The Toronto office of Sid Lee had to let a number of its employees go today after a major client moved its business away from the shop.
“Today we are parting ways with 20% of the staff in our Toronto office. This is due, in a large part, to the end of our relationship with sports streaming service DAZN, who has a recent contractual obligation to work with a specific global agency network and therefore is ending its business relationships with a number of global partners, including Sid Lee Toronto,” said managing director Eve Rémillard-Larose.
While Rémillard-Larose did not clarify which agency network she was referencing, it is Dentsu, which invested an “undisclosed stake” in DAZN’s U.K.-based parent company Perform Group back in March.
According to another party close to the business, Dentsu now owns a minority of DAZN–and its contract forbids the business for working with agencies outside of its own network in unspecified regions.
It is unclear precisely how many staffers were affected. Sid Lee, which is headquartered in Montreal, reportedly employs 600 across additional offices in Toronto, Paris, New York, and L.A.
For context, Dentsu specifically acquired DAZN “as part of a collaboration with the company on its activities in the Japanese market, including a deal which made the service available to customers of mobile phone operator NTT Docomo,” according to an earlier report in Sports Pro Media.
Japan’s Nippon Professional Baseball league is one of several major pro leagues that have struck deals with DAZN, which operates on a paid, commercial-free model like Netflix and currently charges $9.99 per month.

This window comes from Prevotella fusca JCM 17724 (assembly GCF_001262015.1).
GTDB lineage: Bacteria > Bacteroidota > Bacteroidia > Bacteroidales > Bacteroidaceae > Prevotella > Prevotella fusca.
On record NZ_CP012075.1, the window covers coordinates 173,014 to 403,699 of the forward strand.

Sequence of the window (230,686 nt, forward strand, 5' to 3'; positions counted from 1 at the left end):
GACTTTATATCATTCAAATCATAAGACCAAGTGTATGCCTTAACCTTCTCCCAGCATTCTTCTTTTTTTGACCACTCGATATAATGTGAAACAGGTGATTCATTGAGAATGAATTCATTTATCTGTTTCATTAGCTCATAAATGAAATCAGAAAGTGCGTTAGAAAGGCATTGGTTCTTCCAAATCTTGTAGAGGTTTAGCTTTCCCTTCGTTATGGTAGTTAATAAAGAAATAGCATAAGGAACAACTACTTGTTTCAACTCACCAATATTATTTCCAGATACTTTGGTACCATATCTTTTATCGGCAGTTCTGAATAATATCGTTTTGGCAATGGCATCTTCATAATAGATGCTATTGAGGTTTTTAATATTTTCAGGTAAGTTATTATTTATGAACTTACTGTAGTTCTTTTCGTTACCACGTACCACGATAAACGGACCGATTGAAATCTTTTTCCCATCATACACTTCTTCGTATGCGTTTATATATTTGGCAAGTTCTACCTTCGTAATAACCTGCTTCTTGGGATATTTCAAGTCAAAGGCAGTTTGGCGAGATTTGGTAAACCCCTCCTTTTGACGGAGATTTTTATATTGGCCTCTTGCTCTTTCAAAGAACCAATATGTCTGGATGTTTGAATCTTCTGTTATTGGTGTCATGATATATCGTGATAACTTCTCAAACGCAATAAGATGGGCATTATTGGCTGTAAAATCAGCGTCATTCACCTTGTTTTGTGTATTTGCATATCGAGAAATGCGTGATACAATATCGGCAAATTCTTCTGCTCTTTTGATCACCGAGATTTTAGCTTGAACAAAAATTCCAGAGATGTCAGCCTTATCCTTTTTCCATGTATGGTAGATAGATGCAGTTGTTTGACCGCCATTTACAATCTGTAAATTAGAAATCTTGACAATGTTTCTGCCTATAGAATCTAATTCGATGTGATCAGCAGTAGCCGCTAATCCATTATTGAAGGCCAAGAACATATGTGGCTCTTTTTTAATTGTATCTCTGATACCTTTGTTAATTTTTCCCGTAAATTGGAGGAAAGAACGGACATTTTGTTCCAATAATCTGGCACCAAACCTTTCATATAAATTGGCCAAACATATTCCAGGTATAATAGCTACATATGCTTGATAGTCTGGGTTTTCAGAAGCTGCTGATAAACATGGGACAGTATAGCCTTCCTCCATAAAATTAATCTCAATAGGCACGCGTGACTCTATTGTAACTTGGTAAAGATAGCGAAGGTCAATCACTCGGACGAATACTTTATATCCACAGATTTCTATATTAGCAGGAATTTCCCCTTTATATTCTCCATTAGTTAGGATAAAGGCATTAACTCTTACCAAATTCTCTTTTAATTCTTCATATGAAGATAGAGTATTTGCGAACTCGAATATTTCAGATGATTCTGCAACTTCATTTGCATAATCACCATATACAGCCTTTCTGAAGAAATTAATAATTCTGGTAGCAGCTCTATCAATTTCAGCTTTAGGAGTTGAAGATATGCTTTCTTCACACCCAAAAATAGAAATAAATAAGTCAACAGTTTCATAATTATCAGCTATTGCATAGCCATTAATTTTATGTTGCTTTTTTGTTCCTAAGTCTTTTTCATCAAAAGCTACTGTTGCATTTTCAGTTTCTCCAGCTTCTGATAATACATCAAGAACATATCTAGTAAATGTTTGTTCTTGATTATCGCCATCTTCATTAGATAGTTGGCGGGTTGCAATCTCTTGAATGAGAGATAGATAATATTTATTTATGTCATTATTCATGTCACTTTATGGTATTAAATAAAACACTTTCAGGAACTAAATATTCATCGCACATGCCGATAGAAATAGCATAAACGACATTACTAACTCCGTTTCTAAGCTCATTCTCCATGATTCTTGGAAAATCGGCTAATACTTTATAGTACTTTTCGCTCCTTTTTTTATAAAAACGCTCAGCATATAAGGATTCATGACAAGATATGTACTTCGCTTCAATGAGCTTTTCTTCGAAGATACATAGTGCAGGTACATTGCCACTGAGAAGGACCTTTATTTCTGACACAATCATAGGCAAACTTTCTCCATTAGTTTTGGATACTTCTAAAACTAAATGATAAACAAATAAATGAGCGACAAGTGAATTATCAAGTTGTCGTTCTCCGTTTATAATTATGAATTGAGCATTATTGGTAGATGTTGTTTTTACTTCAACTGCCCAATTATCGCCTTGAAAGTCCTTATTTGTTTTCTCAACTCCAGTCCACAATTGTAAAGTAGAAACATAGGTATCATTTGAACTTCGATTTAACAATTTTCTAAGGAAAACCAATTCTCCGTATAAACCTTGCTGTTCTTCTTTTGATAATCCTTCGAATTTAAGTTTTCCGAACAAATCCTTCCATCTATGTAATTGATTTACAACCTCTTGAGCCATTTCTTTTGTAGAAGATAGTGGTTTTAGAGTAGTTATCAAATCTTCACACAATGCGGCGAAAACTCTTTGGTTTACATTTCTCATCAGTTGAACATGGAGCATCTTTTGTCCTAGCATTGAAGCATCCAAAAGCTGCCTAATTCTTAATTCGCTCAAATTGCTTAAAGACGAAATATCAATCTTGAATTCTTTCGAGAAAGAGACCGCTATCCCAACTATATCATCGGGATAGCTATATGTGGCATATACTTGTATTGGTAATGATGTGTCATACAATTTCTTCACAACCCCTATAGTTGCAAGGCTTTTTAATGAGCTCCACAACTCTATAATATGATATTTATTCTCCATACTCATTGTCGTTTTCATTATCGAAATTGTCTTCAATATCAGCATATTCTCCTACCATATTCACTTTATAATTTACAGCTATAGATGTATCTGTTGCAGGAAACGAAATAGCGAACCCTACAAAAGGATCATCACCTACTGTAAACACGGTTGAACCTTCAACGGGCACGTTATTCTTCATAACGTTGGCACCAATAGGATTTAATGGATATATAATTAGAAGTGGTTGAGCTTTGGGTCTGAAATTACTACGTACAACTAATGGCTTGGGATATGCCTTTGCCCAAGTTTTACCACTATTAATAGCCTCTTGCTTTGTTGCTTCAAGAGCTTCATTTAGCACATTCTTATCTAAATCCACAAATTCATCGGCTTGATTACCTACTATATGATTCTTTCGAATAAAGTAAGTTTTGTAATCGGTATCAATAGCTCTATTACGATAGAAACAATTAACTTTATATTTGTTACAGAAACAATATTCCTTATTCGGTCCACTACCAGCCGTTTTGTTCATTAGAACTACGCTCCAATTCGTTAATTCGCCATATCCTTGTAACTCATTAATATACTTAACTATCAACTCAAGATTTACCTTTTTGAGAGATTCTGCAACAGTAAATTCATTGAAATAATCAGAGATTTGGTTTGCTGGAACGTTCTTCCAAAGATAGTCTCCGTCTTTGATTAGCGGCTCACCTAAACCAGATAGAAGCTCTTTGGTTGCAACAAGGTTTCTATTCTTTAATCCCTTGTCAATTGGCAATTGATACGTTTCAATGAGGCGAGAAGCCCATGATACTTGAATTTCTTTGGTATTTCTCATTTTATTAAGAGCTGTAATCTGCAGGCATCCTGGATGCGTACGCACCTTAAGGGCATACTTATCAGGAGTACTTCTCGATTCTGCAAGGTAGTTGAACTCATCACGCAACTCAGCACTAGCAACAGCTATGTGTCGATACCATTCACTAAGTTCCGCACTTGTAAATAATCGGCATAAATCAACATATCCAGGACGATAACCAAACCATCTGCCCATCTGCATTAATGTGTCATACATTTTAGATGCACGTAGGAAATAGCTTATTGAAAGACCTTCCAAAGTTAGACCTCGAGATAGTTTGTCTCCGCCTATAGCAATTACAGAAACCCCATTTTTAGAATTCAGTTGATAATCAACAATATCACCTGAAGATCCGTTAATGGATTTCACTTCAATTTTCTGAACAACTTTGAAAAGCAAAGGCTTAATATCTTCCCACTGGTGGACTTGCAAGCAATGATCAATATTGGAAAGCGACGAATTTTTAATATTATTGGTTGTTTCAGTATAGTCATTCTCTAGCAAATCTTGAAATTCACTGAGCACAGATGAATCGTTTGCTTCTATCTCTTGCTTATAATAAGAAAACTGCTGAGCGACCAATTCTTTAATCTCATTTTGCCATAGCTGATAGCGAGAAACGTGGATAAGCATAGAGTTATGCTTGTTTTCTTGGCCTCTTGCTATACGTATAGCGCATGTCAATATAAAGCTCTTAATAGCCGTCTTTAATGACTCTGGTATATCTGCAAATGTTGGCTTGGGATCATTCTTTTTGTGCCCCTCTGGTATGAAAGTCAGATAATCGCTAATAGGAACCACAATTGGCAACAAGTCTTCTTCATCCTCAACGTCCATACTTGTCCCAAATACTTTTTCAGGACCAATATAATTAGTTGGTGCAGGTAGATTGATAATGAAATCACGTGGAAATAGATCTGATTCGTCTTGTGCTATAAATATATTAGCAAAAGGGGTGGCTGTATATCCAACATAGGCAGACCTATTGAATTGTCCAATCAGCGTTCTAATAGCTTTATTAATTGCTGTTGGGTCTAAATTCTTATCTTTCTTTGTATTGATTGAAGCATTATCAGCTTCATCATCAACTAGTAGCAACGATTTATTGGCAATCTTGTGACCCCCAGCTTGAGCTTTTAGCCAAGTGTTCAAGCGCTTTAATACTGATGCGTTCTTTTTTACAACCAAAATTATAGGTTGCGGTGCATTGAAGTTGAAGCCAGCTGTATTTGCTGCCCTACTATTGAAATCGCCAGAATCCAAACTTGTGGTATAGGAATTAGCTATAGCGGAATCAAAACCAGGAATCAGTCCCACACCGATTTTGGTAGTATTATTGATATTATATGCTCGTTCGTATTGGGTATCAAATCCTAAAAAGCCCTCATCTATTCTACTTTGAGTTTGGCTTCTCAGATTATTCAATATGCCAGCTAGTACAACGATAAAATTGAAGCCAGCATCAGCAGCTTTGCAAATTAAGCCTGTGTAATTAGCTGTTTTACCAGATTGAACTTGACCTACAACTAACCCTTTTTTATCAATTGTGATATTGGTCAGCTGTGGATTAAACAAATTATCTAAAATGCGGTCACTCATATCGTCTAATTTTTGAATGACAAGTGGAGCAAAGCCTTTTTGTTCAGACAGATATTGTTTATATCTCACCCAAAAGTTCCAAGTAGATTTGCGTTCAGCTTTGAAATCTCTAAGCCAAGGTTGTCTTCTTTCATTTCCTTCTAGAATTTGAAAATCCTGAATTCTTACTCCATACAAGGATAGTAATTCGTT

The service also launched in the U.S. this fall after hiring former ESPN president John Skipper. According to a July MediaPost piece on its expansion, DAZN aims to become “the global leader in streaming sports, direct to consumers.”
Hakuhodo DY Holdings, which is also based in Japan, acquired Sid Lee in 2015. Last year, the shop announced that its New York office would evolve into a partner for Kyu Collective, the strategic division of Hakuhodo, while consolidating all U.S. creative work in Los Angeles. That office is still active and has hired several creatives in recent months.
“We are very grateful to the exceptionally talented artisans who are leaving, and thank them for their invaluable contributions,” Rémillard-Larose continued. “This was a difficult business decision to make, and not one we take lightly. The Toronto team is a vital force within Sid Lee’s ecosystem, with an ultra creative team, unwavering leadership and highly innovative clients, and we believe that these measures are necessary for sustaining our momentum.”
One recent example of Sid Lee’s work for the client was “Rise to Greatness,” which launched in March to promote the service to Canadian soccer fans. WPP’s Essence and Hill + Knowlton handled media and PR for the campaign, respectively.
DAZN has also worked with multiple creative agencies in different markets, including Ogilvy Japan and Germany’s Kolle Rebbe, which was acquired by Accenture at the beginning of this month.
A Kolle Rebbe representative said the agency’s relationship with DAZN would not change.
*This post has been updated to reflect that Dentsu owns less than 50 percent of DAZN.